Fri. Jan 22nd, 2021

Performing arts student Olivia Fox sang a powerful rendition of the national anthem, first in the language of the Eora Nation — a group of Indigenous clans from the Sydney metropolitan area — and then in English, before Australia’s’ Tri-Nations test against Argentina at Western Sydney Stadium.

Fox, a Wiradjuri woman, was supported by the 23 Wallabies players, who were wearing their First Nations jerseys with an Indigenous design for only the second time this year, and could be seen belting out the words behind her.

“We were practicing it during the week and we were very proud to have that opportunity to do it, and I think it sounded pretty good too,” said Australia captain Michael Hooper, according to Reuters.

It was the first time Australia’s national anthem — Advance Australia Fair — had been sung in an Indigenous language at a major sporting event and prompted an outpouring of pride and praise.

Former Wallabies player Matt Giteau said on Twitter that it was a “Special moment in Australian sport.. well done Wallabies.”

Australian rugby journalist Christy Doran called the anthem “spine-tingling.”

“The finest rendition of the Australian national anthem. That was brilliant. Never felt more proud of our anthem,” he posted on Twitter.

Other nations have Indigenous languages as part of their national anthems — New Zealand’s anthem, for example, is sung in both Maori and English.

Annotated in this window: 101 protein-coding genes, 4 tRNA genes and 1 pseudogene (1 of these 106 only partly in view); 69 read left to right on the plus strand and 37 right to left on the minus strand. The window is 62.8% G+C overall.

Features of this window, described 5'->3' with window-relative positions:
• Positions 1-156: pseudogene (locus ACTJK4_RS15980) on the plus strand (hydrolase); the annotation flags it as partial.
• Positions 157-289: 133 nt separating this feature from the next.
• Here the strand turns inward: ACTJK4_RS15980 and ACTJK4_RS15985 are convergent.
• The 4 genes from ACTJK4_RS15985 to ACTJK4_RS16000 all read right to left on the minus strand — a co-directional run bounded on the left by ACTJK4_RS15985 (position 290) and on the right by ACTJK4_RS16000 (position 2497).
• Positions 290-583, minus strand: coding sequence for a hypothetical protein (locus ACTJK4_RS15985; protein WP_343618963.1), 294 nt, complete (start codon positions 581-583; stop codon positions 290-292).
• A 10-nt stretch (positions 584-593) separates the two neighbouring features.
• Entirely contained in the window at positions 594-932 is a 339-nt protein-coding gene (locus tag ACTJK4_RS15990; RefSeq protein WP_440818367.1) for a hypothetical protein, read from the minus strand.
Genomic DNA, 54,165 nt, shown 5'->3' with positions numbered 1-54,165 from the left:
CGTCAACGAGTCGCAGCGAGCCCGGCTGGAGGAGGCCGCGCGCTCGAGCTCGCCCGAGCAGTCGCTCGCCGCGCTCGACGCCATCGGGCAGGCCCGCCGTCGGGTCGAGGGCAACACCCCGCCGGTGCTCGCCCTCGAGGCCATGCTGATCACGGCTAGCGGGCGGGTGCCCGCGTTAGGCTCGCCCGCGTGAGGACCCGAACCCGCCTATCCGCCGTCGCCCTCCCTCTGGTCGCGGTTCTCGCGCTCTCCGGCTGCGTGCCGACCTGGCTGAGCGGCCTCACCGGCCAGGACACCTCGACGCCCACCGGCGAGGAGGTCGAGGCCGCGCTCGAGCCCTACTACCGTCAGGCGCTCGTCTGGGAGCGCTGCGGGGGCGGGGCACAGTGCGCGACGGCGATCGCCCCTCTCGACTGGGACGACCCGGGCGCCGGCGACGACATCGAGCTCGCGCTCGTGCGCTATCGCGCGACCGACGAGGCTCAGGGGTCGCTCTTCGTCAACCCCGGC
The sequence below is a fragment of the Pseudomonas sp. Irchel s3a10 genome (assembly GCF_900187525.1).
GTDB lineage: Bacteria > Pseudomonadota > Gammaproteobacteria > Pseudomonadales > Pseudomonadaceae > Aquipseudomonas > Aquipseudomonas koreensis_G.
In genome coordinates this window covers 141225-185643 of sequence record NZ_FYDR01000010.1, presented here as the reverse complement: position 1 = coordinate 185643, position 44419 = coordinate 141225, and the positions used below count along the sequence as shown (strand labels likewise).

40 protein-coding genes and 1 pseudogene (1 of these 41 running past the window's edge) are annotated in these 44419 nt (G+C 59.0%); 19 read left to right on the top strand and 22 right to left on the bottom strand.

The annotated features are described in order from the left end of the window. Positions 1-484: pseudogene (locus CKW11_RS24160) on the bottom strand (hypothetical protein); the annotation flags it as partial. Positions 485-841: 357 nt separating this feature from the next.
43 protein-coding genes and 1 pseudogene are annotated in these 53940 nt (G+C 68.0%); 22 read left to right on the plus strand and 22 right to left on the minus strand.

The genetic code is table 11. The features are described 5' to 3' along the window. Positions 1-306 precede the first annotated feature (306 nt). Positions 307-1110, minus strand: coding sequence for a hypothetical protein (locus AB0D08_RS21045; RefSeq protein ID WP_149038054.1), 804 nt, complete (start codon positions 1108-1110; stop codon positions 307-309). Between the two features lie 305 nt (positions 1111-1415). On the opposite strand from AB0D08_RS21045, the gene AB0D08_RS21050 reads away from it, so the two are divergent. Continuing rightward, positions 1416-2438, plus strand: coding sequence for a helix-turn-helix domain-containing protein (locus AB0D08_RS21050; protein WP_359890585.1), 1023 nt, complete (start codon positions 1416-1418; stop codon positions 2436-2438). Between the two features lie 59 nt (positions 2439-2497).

CNN sports anchor Alex Thomas said on Twitter: “A long way to go for Australia to connect with its indigenous culture in the same way as NZ but hats off to the Wallabies.”

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But Indigenous National Rugby League star Latrell Mitchell criticized the version performed on Saturday, saying the anthem still had the same flawed meaning, according to CNN affiliate Seven News.

“When will people understand that changing it to (an Indigenous) language doesn’t change the meaning!” he reportedly wrote on Instagram.

Many Indigenous people in Australia consider the anthem to be racist and there has been pushback against the phrase “for we are young and free,” given that Australia is home to one of the world’s oldest known civilizations.

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“We aren’t young and free. We’re the longest-living culture in the world,” Mitchell, who has been a long-time critic of the Australian anthem, previously said, according to Seven News.

There is entrenched discrimination against Australia’s Indigenous population.

While the country’s Indigenous population makes up just 3.3% of its 25 million people, they account for more than a quarter of its prisoners. Indigenous Australians are also almost twice as likely to die by suicide, have a life expectancy that is almost nine years lower, and have higher infant mortality rates than non-Indigenous Australians.

The Black Lives Matter protests in the US, and around the world, this year once again brought these issues to the fore in Australia, with protests demanding an end to Indigenous deaths in custody.

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